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Four Americans killed, 16 wounded in Afghanistan suicide blast

A suicide bomber has killed four Americans inside Bagram airbase, the largest US military facility in Afghanistan. US Defence Secretary Ash Carter said two members of the armed services and two contractors had died in the attack.

Afghan National Army soldiers keep watch outside the Bagram airfield entrance gate following the attack. Photograph: Omar Sobhani/Reuters
Afghan National Army soldiers keep watch outside the Bagram airfield entrance gate following the attack. Photograph: Omar Sobhani/Reuters

A further 16 US service members and one Polish soldier were injured, he added. The Taliban said one of their fighters had carried out the attack, a major security breach in one of the best protected places in Afghanistan.

Bagram has been targeted by militants in the past but this is the first time a bomb has exploded inside the base. Just north of the capital Kabul, it has been used as the main military base and airfield by the US-led forces and Nato over the past 14 years.

A local government spokesman said the attacker had entered the base early in the morning and was among Afghan labourers reporting for duty when he detonated his vest. Mr Carter said he was “deeply saddened” by the US casualties and promised an investigation.

“Force protection is always a top priority for us in Afghanistan, and we will investigate this tragedy to determine any steps we can take to improve it,” he said.

Taliban spokesman Zabihullah Mujahid said the attack had been planned over four months.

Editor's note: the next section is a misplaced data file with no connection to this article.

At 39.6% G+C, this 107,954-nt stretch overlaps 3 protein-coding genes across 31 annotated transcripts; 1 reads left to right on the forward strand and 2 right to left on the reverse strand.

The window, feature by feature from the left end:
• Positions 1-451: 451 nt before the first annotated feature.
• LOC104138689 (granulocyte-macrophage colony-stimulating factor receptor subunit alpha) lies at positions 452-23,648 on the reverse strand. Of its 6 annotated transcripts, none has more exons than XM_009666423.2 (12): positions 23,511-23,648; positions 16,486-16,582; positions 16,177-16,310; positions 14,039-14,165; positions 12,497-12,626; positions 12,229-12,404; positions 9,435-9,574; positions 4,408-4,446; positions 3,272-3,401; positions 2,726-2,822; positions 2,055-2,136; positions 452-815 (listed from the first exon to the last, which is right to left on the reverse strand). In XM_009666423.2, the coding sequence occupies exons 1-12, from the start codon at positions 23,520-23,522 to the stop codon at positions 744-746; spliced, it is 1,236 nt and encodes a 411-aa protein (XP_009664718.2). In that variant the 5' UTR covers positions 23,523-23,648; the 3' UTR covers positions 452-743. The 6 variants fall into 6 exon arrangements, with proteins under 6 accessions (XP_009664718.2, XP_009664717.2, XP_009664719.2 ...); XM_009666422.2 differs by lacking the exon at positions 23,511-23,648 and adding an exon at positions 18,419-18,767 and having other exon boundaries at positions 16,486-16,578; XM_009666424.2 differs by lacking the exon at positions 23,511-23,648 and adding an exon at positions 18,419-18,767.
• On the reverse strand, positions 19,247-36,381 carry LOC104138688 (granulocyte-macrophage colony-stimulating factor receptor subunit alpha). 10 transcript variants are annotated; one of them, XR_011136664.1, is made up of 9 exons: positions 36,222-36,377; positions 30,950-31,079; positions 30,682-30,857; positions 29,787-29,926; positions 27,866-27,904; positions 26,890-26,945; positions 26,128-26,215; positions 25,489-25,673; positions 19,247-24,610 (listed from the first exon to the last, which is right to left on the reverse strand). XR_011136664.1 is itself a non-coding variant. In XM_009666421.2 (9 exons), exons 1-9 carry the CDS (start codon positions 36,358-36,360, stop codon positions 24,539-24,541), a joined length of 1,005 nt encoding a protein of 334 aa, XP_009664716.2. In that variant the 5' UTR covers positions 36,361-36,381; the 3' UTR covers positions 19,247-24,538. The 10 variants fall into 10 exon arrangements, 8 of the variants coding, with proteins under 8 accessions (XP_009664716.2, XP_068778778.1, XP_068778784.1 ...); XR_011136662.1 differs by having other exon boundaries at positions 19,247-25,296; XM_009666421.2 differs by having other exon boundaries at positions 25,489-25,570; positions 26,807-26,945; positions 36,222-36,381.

Last December, a Taliban suicide bomber riding a motorbike killed six US soldiers in a village near Bagram in one of last year’s deadliest attacks on foreign troops.

The attack on Bagram comes just a day after the German consulate in the city of Mazar-e-Sharif in northern Afghanistan was hit by a Taliban suicide bomb blast that killed six civilians and wounded some 120 others.

The Taliban said on Friday that those attacks were carried out in retaliation for a recent coalition air strike in Kunduz which reportedly killed some 30 civilians.

Correspondents say the Taliban are stepping up their attacks before the onset of winter.

‘No confidence’

Meanwhile, MPs in the Afghan parliament have dismissed the minister of foreign affairs, public works and social affairs for failing to spend development money allocated to them.

A BBC correspondent in Kabul says if the money is not spent, it will have to be refunded to the foreign donors. Mr Ghani’s national unity government has been plagued by infighting since it was formed in 2014. Ministers in Afghanistan are nominated by the president, and several more are due to face confidence votes by MPs. BBC News

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